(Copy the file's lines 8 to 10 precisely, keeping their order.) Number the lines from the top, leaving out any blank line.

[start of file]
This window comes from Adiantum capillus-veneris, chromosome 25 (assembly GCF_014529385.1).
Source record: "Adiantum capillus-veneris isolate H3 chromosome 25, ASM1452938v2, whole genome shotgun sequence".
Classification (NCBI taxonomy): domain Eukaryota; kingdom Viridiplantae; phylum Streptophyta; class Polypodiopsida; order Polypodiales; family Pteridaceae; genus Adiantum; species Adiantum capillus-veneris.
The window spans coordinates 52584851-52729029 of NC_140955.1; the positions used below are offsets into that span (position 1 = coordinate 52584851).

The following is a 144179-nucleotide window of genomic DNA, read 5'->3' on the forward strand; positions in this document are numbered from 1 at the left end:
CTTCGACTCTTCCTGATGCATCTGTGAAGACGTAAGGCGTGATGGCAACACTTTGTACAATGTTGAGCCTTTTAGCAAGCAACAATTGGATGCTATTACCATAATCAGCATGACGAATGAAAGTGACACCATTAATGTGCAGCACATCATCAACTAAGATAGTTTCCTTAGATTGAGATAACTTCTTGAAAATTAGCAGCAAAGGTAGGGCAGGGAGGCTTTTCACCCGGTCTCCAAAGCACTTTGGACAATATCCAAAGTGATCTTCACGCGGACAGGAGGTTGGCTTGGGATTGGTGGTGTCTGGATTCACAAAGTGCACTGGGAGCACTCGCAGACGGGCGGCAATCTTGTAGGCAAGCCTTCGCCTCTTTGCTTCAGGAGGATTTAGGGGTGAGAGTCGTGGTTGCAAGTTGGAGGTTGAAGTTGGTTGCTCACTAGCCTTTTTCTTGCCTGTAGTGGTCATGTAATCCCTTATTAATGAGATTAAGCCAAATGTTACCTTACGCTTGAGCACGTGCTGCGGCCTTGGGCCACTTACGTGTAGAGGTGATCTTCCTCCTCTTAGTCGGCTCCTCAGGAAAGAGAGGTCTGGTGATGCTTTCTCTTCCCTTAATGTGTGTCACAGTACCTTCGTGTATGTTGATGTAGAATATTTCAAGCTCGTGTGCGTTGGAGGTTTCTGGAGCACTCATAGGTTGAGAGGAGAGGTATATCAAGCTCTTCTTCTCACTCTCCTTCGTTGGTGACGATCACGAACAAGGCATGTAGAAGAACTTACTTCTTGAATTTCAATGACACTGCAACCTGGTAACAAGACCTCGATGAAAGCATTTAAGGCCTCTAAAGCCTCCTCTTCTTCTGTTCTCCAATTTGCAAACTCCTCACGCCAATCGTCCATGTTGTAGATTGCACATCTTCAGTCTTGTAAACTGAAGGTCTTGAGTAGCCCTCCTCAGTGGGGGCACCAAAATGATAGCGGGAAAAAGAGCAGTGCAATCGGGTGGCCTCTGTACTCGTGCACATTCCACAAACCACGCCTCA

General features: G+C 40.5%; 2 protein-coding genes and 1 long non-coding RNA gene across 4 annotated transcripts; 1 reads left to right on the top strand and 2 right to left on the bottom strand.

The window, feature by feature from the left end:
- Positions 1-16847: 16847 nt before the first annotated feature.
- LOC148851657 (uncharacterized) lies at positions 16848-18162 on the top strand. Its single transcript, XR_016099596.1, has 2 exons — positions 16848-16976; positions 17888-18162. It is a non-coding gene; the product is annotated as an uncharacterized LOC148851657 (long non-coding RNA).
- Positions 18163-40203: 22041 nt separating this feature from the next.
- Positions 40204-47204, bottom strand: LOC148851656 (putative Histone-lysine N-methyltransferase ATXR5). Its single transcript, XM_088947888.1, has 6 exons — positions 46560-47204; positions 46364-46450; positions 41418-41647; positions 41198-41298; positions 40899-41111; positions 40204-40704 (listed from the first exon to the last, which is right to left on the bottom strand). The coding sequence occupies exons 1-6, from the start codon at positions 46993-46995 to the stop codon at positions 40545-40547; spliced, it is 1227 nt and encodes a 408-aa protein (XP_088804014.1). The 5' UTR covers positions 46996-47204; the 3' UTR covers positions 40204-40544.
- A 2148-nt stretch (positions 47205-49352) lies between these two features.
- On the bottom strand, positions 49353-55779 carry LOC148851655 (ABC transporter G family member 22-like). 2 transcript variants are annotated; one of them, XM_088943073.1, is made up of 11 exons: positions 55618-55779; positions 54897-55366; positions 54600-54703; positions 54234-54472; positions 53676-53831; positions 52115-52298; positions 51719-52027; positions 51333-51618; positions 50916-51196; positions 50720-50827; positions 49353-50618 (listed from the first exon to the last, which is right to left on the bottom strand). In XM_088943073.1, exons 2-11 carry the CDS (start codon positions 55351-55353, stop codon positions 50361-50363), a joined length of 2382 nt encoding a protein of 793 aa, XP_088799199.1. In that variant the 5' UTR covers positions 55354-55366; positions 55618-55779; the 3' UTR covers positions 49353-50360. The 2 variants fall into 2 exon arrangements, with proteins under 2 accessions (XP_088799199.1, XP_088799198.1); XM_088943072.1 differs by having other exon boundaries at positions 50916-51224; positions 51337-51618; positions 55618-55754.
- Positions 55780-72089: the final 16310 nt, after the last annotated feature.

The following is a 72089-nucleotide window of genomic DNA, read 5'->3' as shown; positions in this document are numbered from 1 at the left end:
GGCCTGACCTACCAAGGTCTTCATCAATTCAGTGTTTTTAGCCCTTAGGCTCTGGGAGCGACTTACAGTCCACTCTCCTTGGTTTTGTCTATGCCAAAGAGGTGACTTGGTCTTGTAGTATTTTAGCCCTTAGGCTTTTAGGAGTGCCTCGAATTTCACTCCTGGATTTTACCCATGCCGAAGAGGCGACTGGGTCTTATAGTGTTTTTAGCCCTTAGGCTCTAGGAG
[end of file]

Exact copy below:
The window, feature by feature from the left end:
- Positions 1-16847: 16847 nt before the first annotated feature.
- LOC148851657 (uncharacterized) lies at positions 16848-18162 on the top strand. Its single transcript, XR_016099596.1, has 2 exons — positions 16848-16976; positions 17888-18162. It is a non-coding gene; the product is annotated as an uncharacterized LOC148851657 (long non-coding RNA).